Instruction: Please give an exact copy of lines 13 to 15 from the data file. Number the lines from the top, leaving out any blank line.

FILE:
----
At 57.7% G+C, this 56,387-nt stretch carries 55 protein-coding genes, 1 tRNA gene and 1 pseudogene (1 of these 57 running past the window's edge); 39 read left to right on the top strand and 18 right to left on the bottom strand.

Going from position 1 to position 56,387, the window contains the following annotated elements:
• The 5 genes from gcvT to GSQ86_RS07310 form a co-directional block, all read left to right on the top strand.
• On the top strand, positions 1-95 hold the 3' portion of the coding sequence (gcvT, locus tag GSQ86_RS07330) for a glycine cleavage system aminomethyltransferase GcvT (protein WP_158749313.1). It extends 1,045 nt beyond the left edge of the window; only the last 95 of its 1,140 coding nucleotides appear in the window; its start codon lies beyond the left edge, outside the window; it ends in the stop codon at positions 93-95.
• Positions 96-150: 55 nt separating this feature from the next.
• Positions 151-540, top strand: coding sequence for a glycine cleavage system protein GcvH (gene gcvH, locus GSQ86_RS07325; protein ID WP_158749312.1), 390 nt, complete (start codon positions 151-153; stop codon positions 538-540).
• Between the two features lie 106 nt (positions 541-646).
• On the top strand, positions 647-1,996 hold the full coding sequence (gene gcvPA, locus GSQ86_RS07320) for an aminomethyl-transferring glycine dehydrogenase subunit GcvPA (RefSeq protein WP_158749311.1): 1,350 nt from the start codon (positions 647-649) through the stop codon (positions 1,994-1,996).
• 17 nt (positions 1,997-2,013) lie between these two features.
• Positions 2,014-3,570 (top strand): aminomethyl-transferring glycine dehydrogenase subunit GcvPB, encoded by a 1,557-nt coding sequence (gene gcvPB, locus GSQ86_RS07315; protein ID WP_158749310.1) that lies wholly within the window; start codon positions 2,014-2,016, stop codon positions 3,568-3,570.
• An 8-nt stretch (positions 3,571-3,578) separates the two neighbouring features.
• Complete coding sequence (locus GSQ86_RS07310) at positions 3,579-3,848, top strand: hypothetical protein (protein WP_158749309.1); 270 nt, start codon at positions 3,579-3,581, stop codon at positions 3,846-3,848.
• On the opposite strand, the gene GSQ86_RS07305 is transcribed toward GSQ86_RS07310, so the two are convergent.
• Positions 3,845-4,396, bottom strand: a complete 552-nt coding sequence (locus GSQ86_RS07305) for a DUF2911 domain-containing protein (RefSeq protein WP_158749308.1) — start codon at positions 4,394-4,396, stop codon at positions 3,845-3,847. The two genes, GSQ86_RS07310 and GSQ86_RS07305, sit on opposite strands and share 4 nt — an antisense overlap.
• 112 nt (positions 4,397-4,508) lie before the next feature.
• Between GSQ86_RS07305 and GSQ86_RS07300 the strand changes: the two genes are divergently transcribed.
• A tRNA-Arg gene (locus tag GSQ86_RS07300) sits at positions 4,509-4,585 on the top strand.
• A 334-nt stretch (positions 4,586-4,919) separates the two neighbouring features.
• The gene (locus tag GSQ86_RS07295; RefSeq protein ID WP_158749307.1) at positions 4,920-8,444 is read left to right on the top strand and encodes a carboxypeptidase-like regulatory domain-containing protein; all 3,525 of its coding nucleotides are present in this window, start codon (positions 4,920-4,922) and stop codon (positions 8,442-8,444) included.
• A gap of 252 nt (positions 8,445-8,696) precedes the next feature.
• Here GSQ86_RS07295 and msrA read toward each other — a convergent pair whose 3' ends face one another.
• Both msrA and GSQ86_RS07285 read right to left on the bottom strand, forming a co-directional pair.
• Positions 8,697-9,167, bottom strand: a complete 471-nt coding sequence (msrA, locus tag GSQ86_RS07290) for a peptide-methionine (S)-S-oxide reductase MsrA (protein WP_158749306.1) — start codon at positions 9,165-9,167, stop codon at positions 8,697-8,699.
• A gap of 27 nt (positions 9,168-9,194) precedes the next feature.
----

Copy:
• On the opposite strand, the gene GSQ86_RS07305 is transcribed toward GSQ86_RS07310, so the two are convergent.
• Positions 3,845-4,396, bottom strand: a complete 552-nt coding sequence (locus GSQ86_RS07305) for a DUF2911 domain-containing protein (RefSeq protein WP_158749308.1) — start codon at positions 4,394-4,396, stop codon at positions 3,845-3,847. The two genes, GSQ86_RS07310 and GSQ86_RS07305, sit on opposite strands and share 4 nt — an antisense overlap.
• 112 nt (positions 4,397-4,508) lie before the next feature.